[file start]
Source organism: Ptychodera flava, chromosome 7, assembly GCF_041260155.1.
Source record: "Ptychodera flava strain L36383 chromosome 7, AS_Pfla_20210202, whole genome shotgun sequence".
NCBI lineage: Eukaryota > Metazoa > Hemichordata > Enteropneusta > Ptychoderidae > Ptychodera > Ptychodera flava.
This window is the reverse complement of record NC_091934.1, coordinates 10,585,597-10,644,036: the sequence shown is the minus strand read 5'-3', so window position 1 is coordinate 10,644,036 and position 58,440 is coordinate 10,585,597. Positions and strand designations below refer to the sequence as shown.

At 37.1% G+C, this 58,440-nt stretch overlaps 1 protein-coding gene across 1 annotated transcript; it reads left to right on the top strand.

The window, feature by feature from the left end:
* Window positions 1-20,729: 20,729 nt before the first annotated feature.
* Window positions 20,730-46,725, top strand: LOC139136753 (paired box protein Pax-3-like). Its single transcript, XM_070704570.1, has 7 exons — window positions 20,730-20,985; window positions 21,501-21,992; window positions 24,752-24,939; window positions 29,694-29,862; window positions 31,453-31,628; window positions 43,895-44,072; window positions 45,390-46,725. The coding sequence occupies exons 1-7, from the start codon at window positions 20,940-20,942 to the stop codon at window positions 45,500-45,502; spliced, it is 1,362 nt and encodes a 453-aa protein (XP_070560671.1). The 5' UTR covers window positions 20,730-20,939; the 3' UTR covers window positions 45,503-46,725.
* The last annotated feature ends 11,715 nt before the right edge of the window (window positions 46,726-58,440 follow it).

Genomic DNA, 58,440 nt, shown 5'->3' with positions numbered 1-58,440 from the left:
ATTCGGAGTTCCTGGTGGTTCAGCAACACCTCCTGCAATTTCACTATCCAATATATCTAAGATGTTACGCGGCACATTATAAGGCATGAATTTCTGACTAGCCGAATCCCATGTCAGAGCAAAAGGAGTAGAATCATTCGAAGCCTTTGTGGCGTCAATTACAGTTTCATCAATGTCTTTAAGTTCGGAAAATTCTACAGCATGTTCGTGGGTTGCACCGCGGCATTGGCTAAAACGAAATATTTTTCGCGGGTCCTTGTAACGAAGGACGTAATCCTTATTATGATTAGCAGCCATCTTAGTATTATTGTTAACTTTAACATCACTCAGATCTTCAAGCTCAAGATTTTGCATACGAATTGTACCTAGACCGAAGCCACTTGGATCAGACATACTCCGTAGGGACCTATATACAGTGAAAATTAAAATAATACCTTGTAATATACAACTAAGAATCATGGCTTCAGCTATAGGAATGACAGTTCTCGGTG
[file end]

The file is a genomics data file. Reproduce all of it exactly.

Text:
Source organism: Ptychodera flava, chromosome 7, assembly GCF_041260155.1.
Source record: "Ptychodera flava strain L36383 chromosome 7, AS_Pfla_20210202, whole genome shotgun sequence".
NCBI lineage: Eukaryota > Metazoa > Hemichordata > Enteropneusta > Ptychoderidae > Ptychodera > Ptychodera flava.
This window is the reverse complement of record NC_091934.1, coordinates 10,585,597-10,644,036: the sequence shown is the minus strand read 5'-3', so window position 1 is coordinate 10,644,036 and position 58,440 is coordinate 10,585,597. Positions and strand designations below refer to the sequence as shown.

At 37.1% G+C, this 58,440-nt stretch overlaps 1 protein-coding gene across 1 annotated transcript; it reads left to right on the top strand.

The window, feature by feature from the left end:
* Window positions 1-20,729: 20,729 nt before the first annotated feature.
* Window positions 20,730-46,725, top strand: LOC139136753 (paired box protein Pax-3-like). Its single transcript, XM_070704570.1, has 7 exons — window positions 20,730-20,985; window positions 21,501-21,992; window positions 24,752-24,939; window positions 29,694-29,862; window positions 31,453-31,628; window positions 43,895-44,072; window positions 45,390-46,725. The coding sequence occupies exons 1-7, from the start codon at window positions 20,940-20,942 to the stop codon at window positions 45,500-45,502; spliced, it is 1,362 nt and encodes a 453-aa protein (XP_070560671.1). The 5' UTR covers window positions 20,730-20,939; the 3' UTR covers window positions 45,503-46,725.
* The last annotated feature ends 11,715 nt before the right edge of the window (window positions 46,726-58,440 follow it).

Genomic DNA, 58,440 nt, shown 5'->3' with positions numbered 1-58,440 from the left:
ATTCGGAGTTCCTGGTGGTTCAGCAACACCTCCTGCAATTTCACTATCCAATATATCTAAGATGTTACGCGGCACATTATAAGGCATGAATTTCTGACTAGCCGAATCCCATGTCAGAGCAAAAGGAGTAGAATCATTCGAAGCCTTTGTGGCGTCAATTACAGTTTCATCAATGTCTTTAAGTTCGGAAAATTCTACAGCATGTTCGTGGGTTGCACCGCGGCATTGGCTAAAACGAAATATTTTTCGCGGGTCCTTGTAACGAAGGACGTAATCCTTATTATGATTAGCAGCCATCTTAGTATTATTGTTAACTTTAACATCACTCAGATCTTCAAGCTCAAGATTTTGCATACGAATTGTACCTAGACCGAAGCCACTTGGATCAGACATACTCCGTAGGGACCTATATACAGTGAAAATTAAAATAATACCTTGTAATATACAACTAAGAATCATGGCTTCAGCTATAGGAATGACAGTTCTCGGTG